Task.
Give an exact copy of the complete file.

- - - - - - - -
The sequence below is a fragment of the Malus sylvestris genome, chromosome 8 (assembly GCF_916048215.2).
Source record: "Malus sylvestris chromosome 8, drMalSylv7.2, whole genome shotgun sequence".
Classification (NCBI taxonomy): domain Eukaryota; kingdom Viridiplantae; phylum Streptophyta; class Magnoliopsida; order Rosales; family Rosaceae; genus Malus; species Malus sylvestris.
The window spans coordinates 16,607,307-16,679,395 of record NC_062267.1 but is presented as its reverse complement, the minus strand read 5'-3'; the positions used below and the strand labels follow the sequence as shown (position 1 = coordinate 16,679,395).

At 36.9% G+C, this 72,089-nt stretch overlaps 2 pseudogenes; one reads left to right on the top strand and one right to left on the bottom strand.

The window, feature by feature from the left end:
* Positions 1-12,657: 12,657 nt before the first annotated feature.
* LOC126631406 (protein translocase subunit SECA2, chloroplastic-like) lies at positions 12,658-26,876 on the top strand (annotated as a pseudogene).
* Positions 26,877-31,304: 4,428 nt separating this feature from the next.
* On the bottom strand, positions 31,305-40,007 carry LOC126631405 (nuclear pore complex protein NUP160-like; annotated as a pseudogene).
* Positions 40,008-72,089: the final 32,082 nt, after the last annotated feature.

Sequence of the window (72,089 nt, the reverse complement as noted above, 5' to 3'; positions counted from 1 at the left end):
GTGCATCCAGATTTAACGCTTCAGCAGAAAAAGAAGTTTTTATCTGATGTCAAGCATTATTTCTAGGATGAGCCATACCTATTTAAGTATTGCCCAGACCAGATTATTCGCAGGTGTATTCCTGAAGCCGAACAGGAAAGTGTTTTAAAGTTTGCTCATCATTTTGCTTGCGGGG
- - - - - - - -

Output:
The sequence below is a fragment of the Malus sylvestris genome, chromosome 8 (assembly GCF_916048215.2).
Source record: "Malus sylvestris chromosome 8, drMalSylv7.2, whole genome shotgun sequence".
Classification (NCBI taxonomy): domain Eukaryota; kingdom Viridiplantae; phylum Streptophyta; class Magnoliopsida; order Rosales; family Rosaceae; genus Malus; species Malus sylvestris.
The window spans coordinates 16,607,307-16,679,395 of record NC_062267.1 but is presented as its reverse complement, the minus strand read 5'-3'; the positions used below and the strand labels follow the sequence as shown (position 1 = coordinate 16,679,395).

At 36.9% G+C, this 72,089-nt stretch overlaps 2 pseudogenes; one reads left to right on the top strand and one right to left on the bottom strand.

The window, feature by feature from the left end:
* Positions 1-12,657: 12,657 nt before the first annotated feature.
* LOC126631406 (protein translocase subunit SECA2, chloroplastic-like) lies at positions 12,658-26,876 on the top strand (annotated as a pseudogene).
* Positions 26,877-31,304: 4,428 nt separating this feature from the next.
* On the bottom strand, positions 31,305-40,007 carry LOC126631405 (nuclear pore complex protein NUP160-like; annotated as a pseudogene).
* Positions 40,008-72,089: the final 32,082 nt, after the last annotated feature.

Sequence of the window (72,089 nt, the reverse complement as noted above, 5' to 3'; positions counted from 1 at the left end):
GTGCATCCAGATTTAACGCTTCAGCAGAAAAAGAAGTTTTTATCTGATGTCAAGCATTATTTCTAGGATGAGCCATACCTATTTAAGTATTGCCCAGACCAGATTATTCGCAGGTGTATTCCTGAAGCCGAACAGGAAAGTGTTTTAAAGTTTGCTCATCATTTTGCTTGCGGGG